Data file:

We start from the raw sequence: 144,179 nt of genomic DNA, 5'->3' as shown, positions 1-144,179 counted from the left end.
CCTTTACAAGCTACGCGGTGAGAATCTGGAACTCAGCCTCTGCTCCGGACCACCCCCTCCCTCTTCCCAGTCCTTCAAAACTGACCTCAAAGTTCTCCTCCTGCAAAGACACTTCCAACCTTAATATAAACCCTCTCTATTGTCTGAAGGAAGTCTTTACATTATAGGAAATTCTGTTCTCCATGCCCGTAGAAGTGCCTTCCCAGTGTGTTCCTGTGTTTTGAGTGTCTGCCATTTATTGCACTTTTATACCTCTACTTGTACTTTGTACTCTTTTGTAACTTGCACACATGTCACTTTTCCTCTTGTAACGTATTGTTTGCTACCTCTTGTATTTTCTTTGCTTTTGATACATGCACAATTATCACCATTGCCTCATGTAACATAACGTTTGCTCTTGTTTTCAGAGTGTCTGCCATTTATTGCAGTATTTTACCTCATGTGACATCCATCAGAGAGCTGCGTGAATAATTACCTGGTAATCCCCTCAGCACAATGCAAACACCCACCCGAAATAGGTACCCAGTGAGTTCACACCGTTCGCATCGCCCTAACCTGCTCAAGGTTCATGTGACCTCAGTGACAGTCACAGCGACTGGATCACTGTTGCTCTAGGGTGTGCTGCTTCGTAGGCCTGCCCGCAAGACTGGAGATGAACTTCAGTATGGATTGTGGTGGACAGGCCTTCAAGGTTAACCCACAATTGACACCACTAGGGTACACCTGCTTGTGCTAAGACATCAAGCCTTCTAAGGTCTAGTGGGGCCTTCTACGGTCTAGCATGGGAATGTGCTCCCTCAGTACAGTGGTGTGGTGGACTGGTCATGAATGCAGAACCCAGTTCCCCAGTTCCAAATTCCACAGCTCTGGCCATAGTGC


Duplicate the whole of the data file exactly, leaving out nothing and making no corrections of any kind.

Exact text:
We start from the raw sequence: 144,179 nt of genomic DNA, 5'->3' as shown, positions 1-144,179 counted from the left end.
CCTTTACAAGCTACGCGGTGAGAATCTGGAACTCAGCCTCTGCTCCGGACCACCCCCTCCCTCTTCCCAGTCCTTCAAAACTGACCTCAAAGTTCTCCTCCTGCAAAGACACTTCCAACCTTAATATAAACCCTCTCTATTGTCTGAAGGAAGTCTTTACATTATAGGAAATTCTGTTCTCCATGCCCGTAGAAGTGCCTTCCCAGTGTGTTCCTGTGTTTTGAGTGTCTGCCATTTATTGCACTTTTATACCTCTACTTGTACTTTGTACTCTTTTGTAACTTGCACACATGTCACTTTTCCTCTTGTAACGTATTGTTTGCTACCTCTTGTATTTTCTTTGCTTTTGATACATGCACAATTATCACCATTGCCTCATGTAACATAACGTTTGCTCTTGTTTTCAGAGTGTCTGCCATTTATTGCAGTATTTTACCTCATGTGACATCCATCAGAGAGCTGCGTGAATAATTACCTGGTAATCCCCTCAGCACAATGCAAACACCCACCCGAAATAGGTACCCAGTGAGTTCACACCGTTCGCATCGCCCTAACCTGCTCAAGGTTCATGTGACCTCAGTGACAGTCACAGCGACTGGATCACTGTTGCTCTAGGGTGTGCTGCTTCGTAGGCCTGCCCGCAAGACTGGAGATGAACTTCAGTATGGATTGTGGTGGACAGGCCTTCAAGGTTAACCCACAATTGACACCACTAGGGTACACCTGCTTGTGCTAAGACATCAAGCCTTCTAAGGTCTAGTGGGGCCTTCTACGGTCTAGCATGGGAATGTGCTCCCTCAGTACAGTGGTGTGGTGGACTGGTCATGAATGCAGAACCCAGTTCCCCAGTTCCAAATTCCACAGCTCTGGCCATAGTGC